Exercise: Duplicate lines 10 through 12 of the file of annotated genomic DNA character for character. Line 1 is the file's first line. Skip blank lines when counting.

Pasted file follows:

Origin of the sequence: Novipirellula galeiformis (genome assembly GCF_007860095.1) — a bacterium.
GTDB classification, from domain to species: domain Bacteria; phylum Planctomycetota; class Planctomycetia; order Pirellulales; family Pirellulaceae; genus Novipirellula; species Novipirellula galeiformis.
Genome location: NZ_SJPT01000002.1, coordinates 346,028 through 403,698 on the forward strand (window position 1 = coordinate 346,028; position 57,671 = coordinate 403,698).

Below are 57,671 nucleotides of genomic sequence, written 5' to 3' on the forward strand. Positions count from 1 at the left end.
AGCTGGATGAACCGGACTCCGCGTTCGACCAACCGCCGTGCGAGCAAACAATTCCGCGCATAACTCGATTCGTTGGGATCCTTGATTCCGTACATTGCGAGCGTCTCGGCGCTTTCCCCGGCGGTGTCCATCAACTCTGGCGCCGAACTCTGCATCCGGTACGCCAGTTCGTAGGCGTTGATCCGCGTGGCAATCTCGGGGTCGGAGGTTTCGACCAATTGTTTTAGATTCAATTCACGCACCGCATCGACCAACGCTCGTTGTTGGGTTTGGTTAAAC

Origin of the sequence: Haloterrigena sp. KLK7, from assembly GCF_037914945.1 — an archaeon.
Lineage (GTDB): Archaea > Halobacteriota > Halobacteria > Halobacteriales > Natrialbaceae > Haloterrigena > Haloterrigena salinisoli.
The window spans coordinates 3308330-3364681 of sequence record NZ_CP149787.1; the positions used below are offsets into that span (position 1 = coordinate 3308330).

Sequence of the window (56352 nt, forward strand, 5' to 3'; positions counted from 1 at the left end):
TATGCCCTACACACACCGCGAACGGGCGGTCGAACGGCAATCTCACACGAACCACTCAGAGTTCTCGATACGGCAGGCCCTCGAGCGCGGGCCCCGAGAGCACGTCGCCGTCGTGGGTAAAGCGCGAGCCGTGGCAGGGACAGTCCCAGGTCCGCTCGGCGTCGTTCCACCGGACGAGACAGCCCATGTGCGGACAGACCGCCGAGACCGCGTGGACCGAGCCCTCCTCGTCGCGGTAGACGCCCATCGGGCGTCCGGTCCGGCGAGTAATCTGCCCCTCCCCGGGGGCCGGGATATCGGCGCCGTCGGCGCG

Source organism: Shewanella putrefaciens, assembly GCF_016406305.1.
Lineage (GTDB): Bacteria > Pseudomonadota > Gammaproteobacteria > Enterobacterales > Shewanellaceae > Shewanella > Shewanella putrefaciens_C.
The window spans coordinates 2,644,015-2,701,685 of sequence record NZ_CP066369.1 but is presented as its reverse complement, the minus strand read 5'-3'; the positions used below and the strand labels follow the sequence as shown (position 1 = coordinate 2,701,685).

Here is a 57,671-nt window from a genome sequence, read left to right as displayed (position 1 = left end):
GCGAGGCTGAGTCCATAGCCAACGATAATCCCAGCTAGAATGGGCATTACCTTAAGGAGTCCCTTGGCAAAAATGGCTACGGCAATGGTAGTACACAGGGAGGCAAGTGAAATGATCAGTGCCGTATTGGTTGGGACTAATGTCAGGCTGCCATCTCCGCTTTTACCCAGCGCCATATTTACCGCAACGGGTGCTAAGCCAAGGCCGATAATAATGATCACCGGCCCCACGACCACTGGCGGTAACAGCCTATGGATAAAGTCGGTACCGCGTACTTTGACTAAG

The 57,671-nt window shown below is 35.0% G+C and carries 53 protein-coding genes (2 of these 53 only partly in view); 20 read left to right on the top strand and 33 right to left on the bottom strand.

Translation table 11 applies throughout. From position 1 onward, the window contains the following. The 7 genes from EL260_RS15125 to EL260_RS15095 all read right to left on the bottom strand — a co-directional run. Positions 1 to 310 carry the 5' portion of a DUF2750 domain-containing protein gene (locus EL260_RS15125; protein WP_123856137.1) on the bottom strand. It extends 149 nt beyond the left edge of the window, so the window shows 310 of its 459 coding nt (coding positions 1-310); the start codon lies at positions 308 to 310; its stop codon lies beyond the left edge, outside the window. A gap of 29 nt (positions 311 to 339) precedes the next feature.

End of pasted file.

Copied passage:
TATGCCCTACACACACCGCGAACGGGCGGTCGAACGGCAATCTCACACGAACCACTCAGAGTTCTCGATACGGCAGGCCCTCGAGCGCGGGCCCCGAGAGCACGTCGCCGTCGTGGGTAAAGCGCGAGCCGTGGCAGGGACAGTCCCAGGTCCGCTCGGCGTCGTTCCACCGGACGAGACAGCCCATGTGCGGACAGACCGCCGAGACCGCGTGGACCGAGCCCTCCTCGTCGCGGTAGACGCCCATCGGGCGTCCGGTCCGGCGAGTAATCTGCCCCTCCCCGGGGGCCGGGATATCGGCGCCGTCGGCGCG

Source organism: Shewanella putrefaciens, assembly GCF_016406305.1.
Lineage (GTDB): Bacteria > Pseudomonadota > Gammaproteobacteria > Enterobacterales > Shewanellaceae > Shewanella > Shewanella putrefaciens_C.